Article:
JULIA HOCZYK, Didaskalia 1/2012 English Issue



The Body 

Photo: Dominik Więcek

(excerpt from the article)

The subject of physicality was tackled by the first residents, beginning with Anita Wach, through Dominika Knapik and Konrad Szymański (due to injury replaced by Aleksandra Borys – subsequent winner in 2010). Although Wach is today known as a co-choreographer of performances in Bretoncaffe Theater, a participant in many interdisciplinary projects (some involving improvisation), and as an outstanding dance and Astanga yoga instructor, five years ago she seemed a somewhat peripheral figure. At the same time, paradoxically, her participation in Solo appeared to many as a confirmation of her capabilities to date, setting the bar quite high for the residents to follow. Solo Project did not have a great impact on her situation: Wach still works with Bretoncaffe, each of her performances confirm her creative potential, and she takes part in projects. Inch 1.5 was based on a Process-Oriented- Psychology method, toward which Bretoncaffe had been moving a year and a half previously. We might say that both sides benefited from this collaboration – the artist was inspired by a new work method and the ensemble grasped the influence of the method on the choreographer. This is abundantly visible in Bretoncaffe’s following performances – Dancing Sara KaneTopinambur and I, Agaue. But to return to Inch 1.5 – the artist seems to deconstruct the body during the performance. The phenomenal body of the dancer and its morphology – long, very slender digits and a highly visible bone structure – are fundamental here. Thus the body transforms into what is adiscursive and amorphous (close to Lacan’s category of the Real) – the original body before crossing into the symbolic order, before being inscribed in the binary gender opposition; it crumbles into sections and fragments that destabilize its fixed image. A lack of coherence, parceled gestures that threaten the integrity of the body as an imago, a representation supporting the cultural order, and moreover, of the dancing body, making predictable movements based on the idea of flow. Paradoxically, however, energy is released in grasping for taboos – in culture, dance (Polish dance in particular), and society – for the undeniable foundation of raw physicality, and in tackling, according to the principles of process-based work, an individual threshold, to spark an ecstatic dance, a flow from the depths and dusk of the body.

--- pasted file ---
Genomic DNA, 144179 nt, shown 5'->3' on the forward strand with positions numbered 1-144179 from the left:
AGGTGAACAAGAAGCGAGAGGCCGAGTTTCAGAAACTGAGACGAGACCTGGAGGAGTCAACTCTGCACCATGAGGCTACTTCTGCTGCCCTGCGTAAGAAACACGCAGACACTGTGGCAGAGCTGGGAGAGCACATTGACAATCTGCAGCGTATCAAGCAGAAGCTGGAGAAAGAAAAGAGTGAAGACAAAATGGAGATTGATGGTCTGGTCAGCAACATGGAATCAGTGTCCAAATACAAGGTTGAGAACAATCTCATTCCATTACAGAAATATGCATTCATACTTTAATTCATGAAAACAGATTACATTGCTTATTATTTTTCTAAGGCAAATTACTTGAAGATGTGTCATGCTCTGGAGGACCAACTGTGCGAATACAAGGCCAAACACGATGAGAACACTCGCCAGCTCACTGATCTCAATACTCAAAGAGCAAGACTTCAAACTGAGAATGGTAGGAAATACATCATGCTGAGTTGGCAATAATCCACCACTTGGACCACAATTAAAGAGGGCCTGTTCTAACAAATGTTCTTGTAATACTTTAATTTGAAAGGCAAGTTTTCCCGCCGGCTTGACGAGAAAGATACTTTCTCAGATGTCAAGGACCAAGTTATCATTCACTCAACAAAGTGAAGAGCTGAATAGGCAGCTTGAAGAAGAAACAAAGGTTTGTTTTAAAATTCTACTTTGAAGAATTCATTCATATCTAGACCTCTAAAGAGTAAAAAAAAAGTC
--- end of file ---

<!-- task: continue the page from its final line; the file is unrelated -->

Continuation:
Dominika Knapik, a 2007 resident, put forward another sort of movement and a radically different tone. Instead of an introverted process witnessed by the viewer – an ostentatious revealing of how movement is made, how gesture by gesture it is built before the viewer’s eyes – the viewer is joined to the dancer’s actions through her gaze and stage presence, generating no extraneous meanings, but a self-affirming presentation. Knapik’s dance begins with simple gestures and movements, from which a score that resembles a warm-up gradually emerges. This resemblance comes from the fact that it aspires to no concrete situation, though it is most certainly a kind of construction. A single movement is repeated, becoming a part of the choreography. The repetition constructs the dance, in which the artist appears to play with movement and her own body. She treats the body as a plaything or mechanism, thus alienating it. She investigates its capabilities to move and bend, the motion of the joints, she comes to know herself as a body, and herself through the body.